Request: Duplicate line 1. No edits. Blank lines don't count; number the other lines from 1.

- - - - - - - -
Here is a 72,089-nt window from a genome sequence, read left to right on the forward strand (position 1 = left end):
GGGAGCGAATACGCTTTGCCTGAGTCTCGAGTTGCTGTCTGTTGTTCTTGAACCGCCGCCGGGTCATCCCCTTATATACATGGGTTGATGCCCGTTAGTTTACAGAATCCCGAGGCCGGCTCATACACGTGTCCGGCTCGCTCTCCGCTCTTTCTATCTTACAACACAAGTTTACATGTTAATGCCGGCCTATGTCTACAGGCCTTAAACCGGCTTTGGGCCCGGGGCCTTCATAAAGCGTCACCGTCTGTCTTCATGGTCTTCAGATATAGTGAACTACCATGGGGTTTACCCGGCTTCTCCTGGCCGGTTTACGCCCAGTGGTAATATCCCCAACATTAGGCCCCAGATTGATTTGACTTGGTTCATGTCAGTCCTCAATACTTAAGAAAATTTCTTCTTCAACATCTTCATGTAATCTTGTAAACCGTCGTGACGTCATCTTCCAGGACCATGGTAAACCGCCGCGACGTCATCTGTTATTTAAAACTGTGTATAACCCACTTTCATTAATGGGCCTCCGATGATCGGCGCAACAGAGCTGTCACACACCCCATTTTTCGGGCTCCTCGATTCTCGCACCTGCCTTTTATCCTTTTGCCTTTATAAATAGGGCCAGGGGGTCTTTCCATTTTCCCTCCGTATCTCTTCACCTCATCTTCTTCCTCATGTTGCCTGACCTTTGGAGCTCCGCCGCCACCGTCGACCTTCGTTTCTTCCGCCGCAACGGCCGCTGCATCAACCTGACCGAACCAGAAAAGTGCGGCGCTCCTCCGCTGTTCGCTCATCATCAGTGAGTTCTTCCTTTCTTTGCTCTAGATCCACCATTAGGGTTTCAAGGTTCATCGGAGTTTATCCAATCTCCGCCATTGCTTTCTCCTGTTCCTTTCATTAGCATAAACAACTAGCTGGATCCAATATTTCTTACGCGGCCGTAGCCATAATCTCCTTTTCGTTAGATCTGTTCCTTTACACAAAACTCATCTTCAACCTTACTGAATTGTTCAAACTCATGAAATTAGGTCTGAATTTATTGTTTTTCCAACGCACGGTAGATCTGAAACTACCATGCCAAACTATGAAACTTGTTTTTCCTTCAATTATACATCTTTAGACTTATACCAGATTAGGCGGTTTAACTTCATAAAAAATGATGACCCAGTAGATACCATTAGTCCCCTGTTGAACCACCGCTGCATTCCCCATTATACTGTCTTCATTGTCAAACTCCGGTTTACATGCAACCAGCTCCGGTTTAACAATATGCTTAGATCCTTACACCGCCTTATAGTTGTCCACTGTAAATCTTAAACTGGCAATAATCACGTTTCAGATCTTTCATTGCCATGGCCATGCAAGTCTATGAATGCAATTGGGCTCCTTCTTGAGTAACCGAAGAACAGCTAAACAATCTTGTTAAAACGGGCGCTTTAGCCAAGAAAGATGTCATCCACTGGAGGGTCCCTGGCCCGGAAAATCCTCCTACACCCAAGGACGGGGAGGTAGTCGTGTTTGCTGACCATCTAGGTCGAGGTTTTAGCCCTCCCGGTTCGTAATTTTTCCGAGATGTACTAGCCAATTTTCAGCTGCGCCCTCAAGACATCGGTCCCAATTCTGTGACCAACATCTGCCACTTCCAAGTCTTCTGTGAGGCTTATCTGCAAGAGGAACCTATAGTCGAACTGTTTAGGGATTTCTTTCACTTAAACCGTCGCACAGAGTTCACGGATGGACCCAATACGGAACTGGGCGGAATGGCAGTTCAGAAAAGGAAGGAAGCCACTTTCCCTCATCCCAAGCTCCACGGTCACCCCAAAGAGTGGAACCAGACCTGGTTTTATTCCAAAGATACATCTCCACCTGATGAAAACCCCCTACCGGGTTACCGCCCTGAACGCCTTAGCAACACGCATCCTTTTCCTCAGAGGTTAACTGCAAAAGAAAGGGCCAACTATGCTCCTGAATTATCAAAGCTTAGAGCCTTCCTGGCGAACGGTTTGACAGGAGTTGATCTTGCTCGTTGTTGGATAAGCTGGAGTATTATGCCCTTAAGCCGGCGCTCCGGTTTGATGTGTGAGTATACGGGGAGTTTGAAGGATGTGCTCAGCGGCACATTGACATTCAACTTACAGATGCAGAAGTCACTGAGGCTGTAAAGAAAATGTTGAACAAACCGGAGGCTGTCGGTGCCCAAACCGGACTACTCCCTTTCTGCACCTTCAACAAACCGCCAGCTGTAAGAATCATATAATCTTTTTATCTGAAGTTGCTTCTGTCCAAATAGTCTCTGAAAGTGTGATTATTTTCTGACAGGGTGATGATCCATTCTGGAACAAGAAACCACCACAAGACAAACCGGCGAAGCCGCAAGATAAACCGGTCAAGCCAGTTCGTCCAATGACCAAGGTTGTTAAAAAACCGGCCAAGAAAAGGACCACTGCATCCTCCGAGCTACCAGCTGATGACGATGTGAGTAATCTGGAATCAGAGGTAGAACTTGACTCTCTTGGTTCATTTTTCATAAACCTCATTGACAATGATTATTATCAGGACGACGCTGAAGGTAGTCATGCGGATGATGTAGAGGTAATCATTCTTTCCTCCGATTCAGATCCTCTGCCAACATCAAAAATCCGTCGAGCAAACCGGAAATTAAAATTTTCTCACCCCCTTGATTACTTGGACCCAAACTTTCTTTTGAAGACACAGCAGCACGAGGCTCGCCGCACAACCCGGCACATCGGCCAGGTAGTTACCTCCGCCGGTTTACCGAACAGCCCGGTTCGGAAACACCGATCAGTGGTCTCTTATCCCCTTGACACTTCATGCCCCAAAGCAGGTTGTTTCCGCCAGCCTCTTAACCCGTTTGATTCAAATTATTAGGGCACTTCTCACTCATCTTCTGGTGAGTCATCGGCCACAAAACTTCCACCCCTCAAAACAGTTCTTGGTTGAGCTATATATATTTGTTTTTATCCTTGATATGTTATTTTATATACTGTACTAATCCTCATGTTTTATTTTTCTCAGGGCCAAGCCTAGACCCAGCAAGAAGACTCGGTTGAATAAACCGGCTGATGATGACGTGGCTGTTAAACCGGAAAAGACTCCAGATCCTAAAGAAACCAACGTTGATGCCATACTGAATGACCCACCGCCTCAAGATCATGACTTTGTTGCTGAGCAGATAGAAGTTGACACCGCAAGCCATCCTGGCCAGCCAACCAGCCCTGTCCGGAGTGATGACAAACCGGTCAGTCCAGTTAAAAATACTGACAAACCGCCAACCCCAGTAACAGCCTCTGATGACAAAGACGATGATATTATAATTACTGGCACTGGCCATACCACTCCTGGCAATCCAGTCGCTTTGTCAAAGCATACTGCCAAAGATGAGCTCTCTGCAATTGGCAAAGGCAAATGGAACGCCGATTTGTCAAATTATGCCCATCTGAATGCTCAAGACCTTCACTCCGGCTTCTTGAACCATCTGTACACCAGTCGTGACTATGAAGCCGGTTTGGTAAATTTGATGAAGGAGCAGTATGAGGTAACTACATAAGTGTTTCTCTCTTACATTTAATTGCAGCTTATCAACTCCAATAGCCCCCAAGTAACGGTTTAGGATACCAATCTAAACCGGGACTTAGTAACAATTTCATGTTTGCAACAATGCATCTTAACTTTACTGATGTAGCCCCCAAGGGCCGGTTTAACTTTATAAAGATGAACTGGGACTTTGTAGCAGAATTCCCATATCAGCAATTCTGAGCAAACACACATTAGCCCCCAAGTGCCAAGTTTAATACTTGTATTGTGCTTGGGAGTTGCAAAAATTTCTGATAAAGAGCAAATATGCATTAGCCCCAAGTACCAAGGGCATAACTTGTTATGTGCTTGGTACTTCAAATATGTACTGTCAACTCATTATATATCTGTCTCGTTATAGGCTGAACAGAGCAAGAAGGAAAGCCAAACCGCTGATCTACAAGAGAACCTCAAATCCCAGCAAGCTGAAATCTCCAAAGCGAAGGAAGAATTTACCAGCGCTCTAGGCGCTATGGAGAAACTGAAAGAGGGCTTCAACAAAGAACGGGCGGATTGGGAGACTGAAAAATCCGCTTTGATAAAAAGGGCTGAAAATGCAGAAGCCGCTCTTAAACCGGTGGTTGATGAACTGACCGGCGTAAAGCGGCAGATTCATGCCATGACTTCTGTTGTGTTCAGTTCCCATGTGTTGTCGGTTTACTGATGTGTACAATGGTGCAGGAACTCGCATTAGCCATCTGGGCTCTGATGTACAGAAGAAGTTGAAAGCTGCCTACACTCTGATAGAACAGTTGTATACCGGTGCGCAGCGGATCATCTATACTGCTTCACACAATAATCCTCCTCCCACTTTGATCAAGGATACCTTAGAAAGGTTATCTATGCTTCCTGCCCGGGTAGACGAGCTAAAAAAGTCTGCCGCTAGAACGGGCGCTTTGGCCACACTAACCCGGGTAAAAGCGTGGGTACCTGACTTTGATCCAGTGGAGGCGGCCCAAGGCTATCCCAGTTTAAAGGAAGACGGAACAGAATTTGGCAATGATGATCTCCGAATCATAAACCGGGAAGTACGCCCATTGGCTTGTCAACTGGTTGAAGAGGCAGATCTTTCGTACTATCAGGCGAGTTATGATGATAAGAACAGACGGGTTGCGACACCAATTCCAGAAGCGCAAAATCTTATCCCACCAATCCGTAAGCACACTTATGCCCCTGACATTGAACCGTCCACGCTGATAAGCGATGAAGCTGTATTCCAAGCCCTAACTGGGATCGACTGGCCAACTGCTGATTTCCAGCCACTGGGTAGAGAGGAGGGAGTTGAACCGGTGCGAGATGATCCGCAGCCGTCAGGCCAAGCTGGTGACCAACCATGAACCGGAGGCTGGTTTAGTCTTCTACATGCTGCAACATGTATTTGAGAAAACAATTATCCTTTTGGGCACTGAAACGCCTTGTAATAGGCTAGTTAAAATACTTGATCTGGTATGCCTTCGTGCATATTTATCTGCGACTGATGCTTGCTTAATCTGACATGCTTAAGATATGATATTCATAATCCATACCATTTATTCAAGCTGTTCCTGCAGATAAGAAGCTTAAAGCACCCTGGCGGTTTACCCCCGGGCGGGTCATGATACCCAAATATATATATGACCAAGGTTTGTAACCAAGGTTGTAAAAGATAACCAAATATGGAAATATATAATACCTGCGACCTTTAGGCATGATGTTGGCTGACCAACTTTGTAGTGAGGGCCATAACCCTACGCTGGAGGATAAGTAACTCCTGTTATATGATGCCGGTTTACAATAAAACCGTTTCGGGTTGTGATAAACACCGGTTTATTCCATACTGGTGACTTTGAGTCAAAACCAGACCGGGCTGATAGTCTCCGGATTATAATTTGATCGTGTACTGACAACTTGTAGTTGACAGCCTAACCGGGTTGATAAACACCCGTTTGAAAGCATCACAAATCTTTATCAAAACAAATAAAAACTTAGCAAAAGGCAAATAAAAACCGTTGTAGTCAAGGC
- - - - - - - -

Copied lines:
Here is a 72,089-nt window from a genome sequence, read left to right on the forward strand (position 1 = left end):